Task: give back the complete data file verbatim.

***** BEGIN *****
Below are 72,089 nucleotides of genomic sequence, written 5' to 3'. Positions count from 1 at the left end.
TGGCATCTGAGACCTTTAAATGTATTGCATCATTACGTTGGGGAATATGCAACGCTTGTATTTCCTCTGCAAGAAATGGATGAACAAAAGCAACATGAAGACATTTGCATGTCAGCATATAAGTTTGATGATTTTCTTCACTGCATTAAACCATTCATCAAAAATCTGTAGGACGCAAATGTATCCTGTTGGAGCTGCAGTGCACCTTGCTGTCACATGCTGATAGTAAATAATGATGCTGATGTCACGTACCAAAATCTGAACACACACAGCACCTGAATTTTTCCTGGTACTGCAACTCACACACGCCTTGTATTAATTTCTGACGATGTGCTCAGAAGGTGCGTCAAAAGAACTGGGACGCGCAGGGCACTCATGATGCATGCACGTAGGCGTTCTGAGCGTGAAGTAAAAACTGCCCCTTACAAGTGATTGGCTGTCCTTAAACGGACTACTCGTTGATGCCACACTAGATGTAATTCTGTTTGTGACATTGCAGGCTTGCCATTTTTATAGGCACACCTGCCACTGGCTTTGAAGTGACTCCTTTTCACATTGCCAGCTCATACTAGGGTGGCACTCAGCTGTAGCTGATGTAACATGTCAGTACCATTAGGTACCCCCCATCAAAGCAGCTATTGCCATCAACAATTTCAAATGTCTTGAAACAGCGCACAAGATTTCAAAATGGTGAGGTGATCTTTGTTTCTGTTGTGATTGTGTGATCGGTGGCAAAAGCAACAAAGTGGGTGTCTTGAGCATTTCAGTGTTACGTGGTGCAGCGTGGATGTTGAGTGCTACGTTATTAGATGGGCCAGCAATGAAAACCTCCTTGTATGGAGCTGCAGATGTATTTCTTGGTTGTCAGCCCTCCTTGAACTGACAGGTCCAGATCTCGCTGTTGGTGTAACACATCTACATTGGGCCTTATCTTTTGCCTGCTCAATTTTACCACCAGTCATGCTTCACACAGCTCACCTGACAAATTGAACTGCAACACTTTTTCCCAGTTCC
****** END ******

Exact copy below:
Below are 72,089 nucleotides of genomic sequence, written 5' to 3'. Positions count from 1 at the left end.
TGGCATCTGAGACCTTTAAATGTATTGCATCATTACGTTGGGGAATATGCAACGCTTGTATTTCCTCTGCAAGAAATGGATGAACAAAAGCAACATGAAGACATTTGCATGTCAGCATATAAGTTTGATGATTTTCTTCACTGCATTAAACCATTCATCAAAAATCTGTAGGACGCAAATGTATCCTGTTGGAGCTGCAGTGCACCTTGCTGTCACATGCTGATAGTAAATAATGATGCTGATGTCACGTACCAAAATCTGAACACACACAGCACCTGAATTTTTCCTGGTACTGCAACTCACACACGCCTTGTATTAATTTCTGACGATGTGCTCAGAAGGTGCGTCAAAAGAACTGGGACGCGCAGGGCACTCATGATGCATGCACGTAGGCGTTCTGAGCGTGAAGTAAAAACTGCCCCTTACAAGTGATTGGCTGTCCTTAAACGGACTACTCGTTGATGCCACACTAGATGTAATTCTGTTTGTGACATTGCAGGCTTGCCATTTTTATAGGCACACCTGCCACTGGCTTTGAAGTGACTCCTTTTCACATTGCCAGCTCATACTAGGGTGGCACTCAGCTGTAGCTGATGTAACATGTCAGTACCATTAGGTACCCCCCATCAAAGCAGCTATTGCCATCAACAATTTCAAATGTCTTGAAACAGCGCACAAGATTTCAAAATGGTGAGGTGATCTTTGTTTCTGTTGTGATTGTGTGATCGGTGGCAAAAGCAACAAAGTGGGTGTCTTGAGCATTTCAGTGTTACGTGGTGCAGCGTGGATGTTGAGTGCTACGTTATTAGATGGGCCAGCAATGAAAACCTCCTTGTATGGAGCTGCAGATGTATTTCTTGGTTGTCAGCCCTCCTTGAACTGACAGGTCCAGATCTCGCTGTTGGTGTAACACATCTACATTGGGCCTTATCTTTTGCCTGCTCAATTTTACCACCAGTCATGCTTCACACAGCTCACCTGACAAATTGAACTGCAACACTTTTTCCCAGTTCC